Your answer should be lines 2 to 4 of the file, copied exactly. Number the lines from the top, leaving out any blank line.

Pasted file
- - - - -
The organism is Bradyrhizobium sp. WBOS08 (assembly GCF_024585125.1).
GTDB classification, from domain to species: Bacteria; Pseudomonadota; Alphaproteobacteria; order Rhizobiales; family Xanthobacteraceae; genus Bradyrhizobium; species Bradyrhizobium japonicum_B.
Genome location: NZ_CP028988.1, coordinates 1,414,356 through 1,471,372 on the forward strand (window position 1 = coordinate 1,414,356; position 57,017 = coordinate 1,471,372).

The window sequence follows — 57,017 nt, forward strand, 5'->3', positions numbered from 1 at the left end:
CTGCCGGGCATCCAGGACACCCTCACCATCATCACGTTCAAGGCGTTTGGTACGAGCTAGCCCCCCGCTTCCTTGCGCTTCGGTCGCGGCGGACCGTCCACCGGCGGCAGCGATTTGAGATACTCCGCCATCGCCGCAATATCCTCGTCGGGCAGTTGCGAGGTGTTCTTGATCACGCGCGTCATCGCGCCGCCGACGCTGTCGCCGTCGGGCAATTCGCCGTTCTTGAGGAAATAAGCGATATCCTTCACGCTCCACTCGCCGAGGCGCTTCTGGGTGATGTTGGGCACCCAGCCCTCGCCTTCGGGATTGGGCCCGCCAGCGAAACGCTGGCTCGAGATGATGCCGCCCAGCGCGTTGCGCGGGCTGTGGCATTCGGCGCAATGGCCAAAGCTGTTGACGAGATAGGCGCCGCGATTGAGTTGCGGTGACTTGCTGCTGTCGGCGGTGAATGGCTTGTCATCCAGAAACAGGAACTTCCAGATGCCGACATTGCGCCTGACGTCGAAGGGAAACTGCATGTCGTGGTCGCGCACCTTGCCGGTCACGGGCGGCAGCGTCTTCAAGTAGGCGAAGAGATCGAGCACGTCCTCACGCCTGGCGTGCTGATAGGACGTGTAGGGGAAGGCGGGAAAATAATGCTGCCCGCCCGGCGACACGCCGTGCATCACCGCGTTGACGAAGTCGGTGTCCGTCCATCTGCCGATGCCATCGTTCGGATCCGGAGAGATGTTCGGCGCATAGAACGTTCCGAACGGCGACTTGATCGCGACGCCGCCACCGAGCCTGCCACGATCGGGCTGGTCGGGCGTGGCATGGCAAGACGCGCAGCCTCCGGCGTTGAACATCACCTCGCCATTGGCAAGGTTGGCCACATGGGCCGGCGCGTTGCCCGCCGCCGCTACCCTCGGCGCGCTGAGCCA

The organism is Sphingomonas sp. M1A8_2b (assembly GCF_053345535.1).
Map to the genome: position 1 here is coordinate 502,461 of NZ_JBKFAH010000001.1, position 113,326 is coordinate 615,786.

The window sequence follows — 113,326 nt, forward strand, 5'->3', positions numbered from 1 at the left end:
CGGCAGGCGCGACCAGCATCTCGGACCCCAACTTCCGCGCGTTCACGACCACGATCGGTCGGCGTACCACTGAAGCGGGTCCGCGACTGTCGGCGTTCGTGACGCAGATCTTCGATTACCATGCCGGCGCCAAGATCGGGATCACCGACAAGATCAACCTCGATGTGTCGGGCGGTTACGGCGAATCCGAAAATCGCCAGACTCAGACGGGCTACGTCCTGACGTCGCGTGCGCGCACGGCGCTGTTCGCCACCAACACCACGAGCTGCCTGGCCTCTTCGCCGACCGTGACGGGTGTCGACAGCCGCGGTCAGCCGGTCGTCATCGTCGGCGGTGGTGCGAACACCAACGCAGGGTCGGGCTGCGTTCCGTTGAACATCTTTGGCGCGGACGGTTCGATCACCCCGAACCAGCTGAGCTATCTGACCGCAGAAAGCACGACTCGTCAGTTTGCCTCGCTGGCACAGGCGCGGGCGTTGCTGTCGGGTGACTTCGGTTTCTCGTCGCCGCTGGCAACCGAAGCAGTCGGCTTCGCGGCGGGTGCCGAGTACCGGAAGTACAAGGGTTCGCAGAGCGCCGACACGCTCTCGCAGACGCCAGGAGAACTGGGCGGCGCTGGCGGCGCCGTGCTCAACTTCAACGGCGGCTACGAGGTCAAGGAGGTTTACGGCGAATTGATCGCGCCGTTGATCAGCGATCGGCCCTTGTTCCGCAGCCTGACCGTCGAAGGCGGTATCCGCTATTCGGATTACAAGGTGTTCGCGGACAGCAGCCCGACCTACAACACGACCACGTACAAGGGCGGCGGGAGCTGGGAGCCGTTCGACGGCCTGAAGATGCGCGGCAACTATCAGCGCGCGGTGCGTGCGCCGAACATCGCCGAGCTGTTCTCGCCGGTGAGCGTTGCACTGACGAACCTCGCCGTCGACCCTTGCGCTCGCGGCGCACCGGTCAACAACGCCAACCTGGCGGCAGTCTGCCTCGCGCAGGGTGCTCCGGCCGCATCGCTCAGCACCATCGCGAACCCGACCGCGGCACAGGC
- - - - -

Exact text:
GTDB classification, from domain to species: Bacteria; Pseudomonadota; Alphaproteobacteria; order Rhizobiales; family Xanthobacteraceae; genus Bradyrhizobium; species Bradyrhizobium japonicum_B.
Genome location: NZ_CP028988.1, coordinates 1,414,356 through 1,471,372 on the forward strand (window position 1 = coordinate 1,414,356; position 57,017 = coordinate 1,471,372).

The window sequence follows — 57,017 nt, forward strand, 5'->3', positions numbered from 1 at the left end: